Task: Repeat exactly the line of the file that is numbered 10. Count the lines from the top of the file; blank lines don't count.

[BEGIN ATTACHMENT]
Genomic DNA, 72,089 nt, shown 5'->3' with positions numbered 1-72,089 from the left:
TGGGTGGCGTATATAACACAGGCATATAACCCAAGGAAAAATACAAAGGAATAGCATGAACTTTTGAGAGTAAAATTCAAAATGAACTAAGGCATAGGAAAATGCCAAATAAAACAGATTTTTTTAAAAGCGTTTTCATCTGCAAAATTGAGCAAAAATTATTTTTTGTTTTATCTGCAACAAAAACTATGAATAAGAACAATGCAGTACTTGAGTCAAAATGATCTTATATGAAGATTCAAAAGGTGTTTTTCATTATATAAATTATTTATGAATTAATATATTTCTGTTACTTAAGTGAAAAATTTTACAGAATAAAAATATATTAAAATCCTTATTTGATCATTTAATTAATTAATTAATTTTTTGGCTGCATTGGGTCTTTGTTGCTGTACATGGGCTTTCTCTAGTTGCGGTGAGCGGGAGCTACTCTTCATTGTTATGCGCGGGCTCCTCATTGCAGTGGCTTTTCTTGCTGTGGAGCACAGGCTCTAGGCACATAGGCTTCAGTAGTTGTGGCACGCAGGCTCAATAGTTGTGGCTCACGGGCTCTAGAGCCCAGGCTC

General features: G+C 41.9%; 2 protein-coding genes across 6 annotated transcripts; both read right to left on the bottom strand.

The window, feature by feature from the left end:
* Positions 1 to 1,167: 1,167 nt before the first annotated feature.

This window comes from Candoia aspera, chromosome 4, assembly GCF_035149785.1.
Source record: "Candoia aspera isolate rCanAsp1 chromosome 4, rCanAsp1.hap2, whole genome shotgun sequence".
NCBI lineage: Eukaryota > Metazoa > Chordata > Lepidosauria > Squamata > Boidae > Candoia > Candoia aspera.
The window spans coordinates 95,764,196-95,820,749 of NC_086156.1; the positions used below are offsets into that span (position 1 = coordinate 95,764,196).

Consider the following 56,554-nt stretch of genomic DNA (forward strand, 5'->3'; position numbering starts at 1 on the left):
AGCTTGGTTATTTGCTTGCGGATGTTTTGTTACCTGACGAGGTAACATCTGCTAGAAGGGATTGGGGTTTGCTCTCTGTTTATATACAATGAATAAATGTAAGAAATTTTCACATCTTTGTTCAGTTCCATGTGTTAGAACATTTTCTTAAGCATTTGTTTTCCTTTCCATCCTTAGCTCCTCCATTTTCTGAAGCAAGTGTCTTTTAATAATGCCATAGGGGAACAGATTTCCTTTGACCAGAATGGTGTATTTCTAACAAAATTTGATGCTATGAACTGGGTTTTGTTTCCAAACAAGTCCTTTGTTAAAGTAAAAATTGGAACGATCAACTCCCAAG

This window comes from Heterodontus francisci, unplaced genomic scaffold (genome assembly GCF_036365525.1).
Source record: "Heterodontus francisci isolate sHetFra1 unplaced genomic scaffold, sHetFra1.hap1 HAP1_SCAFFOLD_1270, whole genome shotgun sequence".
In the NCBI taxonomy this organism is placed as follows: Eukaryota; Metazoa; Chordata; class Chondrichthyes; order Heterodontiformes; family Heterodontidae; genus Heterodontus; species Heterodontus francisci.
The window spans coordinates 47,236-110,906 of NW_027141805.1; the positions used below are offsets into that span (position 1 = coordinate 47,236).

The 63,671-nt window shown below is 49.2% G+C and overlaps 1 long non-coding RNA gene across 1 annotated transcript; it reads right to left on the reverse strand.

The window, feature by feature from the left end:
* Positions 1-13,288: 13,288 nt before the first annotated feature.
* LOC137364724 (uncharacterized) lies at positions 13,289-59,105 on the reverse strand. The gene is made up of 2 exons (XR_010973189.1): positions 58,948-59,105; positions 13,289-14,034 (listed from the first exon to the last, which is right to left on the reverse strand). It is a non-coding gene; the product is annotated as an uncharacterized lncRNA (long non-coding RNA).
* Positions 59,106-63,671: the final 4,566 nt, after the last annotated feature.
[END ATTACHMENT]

Consider the following 56,554-nt stretch of genomic DNA (forward strand, 5'->3'; position numbering starts at 1 on the left):